Volume 7, Issue 1
Volume 7, Issue 1 Spring—2006
CSRA Hydrangea Society
March 18, 2010 Meeting Thursday at 7:00 p.m. Aiken Technical College Community Room Everette Jones, “Companion Plants for Hydrangeas” Everette Jones, owner of Shady Characters nursery, a local, family owned nursery in Aiken specializing in herbaceous perennials for the shady woodland garden. With an original emphasis on Hostas, the nursery has expanded to include other companion plants. Numerous selections of Heucheras, Tiarellas, Ferns and Hardy Gingers are available along with many other plants that are unusual and hard to find. Everett will present a program on “Companion Plants for HydranShady Characters Nursery geas.” and share his enthusiasm for woodland gardening and beautiful plants. All are welcome!
THANK YOU to all members who furnished refreshments at our November 2009 meeting.
Also, thank you Cathy Kvartek for providing plants as door prizes. If you would like to volunteer
to bring refreshments to the March 18 meeting, please contact Faye Camley (803270-8757).
“Upcoming Events” June 5, 7:30 AM Society Plant Sale, Aiken Farmer‟s Market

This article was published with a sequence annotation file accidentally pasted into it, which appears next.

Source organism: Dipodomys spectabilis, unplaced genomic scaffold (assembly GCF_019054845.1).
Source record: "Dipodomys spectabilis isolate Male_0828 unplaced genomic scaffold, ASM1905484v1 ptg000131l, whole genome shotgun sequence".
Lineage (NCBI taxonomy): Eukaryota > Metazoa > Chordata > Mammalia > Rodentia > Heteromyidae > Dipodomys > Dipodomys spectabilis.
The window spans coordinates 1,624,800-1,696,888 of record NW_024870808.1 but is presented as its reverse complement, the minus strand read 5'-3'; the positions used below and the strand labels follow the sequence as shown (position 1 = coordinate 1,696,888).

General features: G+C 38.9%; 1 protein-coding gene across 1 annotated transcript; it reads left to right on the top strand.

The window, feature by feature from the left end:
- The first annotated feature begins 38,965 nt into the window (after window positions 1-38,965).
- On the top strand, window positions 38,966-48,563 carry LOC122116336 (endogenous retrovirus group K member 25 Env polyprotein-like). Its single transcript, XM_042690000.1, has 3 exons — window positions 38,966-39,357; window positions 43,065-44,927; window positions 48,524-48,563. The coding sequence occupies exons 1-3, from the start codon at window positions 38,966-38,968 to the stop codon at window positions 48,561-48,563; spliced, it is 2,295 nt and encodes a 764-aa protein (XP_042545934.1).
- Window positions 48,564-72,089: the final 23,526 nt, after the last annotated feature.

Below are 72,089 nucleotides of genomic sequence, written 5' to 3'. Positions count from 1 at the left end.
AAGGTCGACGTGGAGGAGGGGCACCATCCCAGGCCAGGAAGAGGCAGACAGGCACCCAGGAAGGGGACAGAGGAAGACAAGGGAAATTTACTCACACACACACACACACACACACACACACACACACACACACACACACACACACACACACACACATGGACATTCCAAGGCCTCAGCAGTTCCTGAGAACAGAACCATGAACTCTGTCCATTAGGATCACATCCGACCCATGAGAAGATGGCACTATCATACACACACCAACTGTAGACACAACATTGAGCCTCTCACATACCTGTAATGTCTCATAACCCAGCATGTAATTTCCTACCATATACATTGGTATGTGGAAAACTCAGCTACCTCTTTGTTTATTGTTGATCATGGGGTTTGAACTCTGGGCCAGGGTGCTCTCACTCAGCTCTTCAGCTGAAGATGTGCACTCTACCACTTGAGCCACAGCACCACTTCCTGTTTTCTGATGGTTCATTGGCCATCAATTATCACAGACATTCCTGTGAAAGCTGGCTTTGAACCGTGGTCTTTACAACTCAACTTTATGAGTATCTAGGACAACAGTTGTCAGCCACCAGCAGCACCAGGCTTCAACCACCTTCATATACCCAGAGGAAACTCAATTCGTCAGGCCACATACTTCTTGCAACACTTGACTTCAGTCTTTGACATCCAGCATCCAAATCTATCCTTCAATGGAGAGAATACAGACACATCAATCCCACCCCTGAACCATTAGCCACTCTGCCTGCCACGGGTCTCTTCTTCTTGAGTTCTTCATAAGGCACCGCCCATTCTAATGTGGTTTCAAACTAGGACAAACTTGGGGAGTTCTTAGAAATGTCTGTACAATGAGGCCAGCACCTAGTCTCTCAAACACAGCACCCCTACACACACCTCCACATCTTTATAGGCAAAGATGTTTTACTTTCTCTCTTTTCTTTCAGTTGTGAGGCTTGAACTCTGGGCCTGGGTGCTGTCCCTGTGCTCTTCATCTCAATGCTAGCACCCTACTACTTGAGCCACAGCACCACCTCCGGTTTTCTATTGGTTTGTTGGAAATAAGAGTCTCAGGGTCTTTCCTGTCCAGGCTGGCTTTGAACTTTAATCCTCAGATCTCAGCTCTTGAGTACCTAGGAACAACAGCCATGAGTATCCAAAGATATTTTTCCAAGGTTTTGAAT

May 22, 7:30 AM—6:00 PM Bus trip to Plant Introductions, Inc., Watkinsville, GA, Lunch at The State Botanical Gardens of Georgia. Meet at the Augusta Golf & Gardens, One 11th St., Augusta, GA Cost: TBA
May 29, 7:30 AM Pendleton King Plant Sale, Franke Pavilion at Pendleton King Park
June 24, 8:30 AM Hydrangea Conference Savannah Rapids Pavilion
August 19, 7:00 PM General Meeting, Location TBD
November 18, 7:00 PM General Meeting, Location TBD
President’s Message Fellow Hydrangea Society members:
about as well.
Welcome to a new year of gardening and to another year of endless opportunities for gardening with hydrangeas. I am Chris Randall, and I am honored to be president of the CSRA Hydrangea Society for 2010. If you are a CSRA Hydrangea Society member, thank you for this opportunity.
We will learn something in each of these areas from three knowledgeable and entertaining speakers at three general meetings this year, March 18, August 19 and November 18. And this year we are hosting the first of what we plan to be an annual Hydrangea Conference. The conference will be June 24. Three more outstanding speakers will be featured at the conference as well as a tour of some beautiful gardens, refreshments and door prizes.
If you are not currently a member, I encourage you to join us. There is a lot to learn within the Society, even for the seasoned gardener or horticulturalist. New varieties of hydrangeas, new ways to design them into your landscape, new techniques for plant care, and new gardening products are being developed or discovered each year by the green industry. And there are tried and true varieties and methods to learn
And finally, we are very excited about a bus trip we have planned to Dr. Michael Dirr‟s Plant Introductions, Inc. in Watkinsville, GA. Dr. Dirr himself will tour us and those of you who have been on a tour or heard Dr. Dirr know what an inspiring time that can be. For additional informa-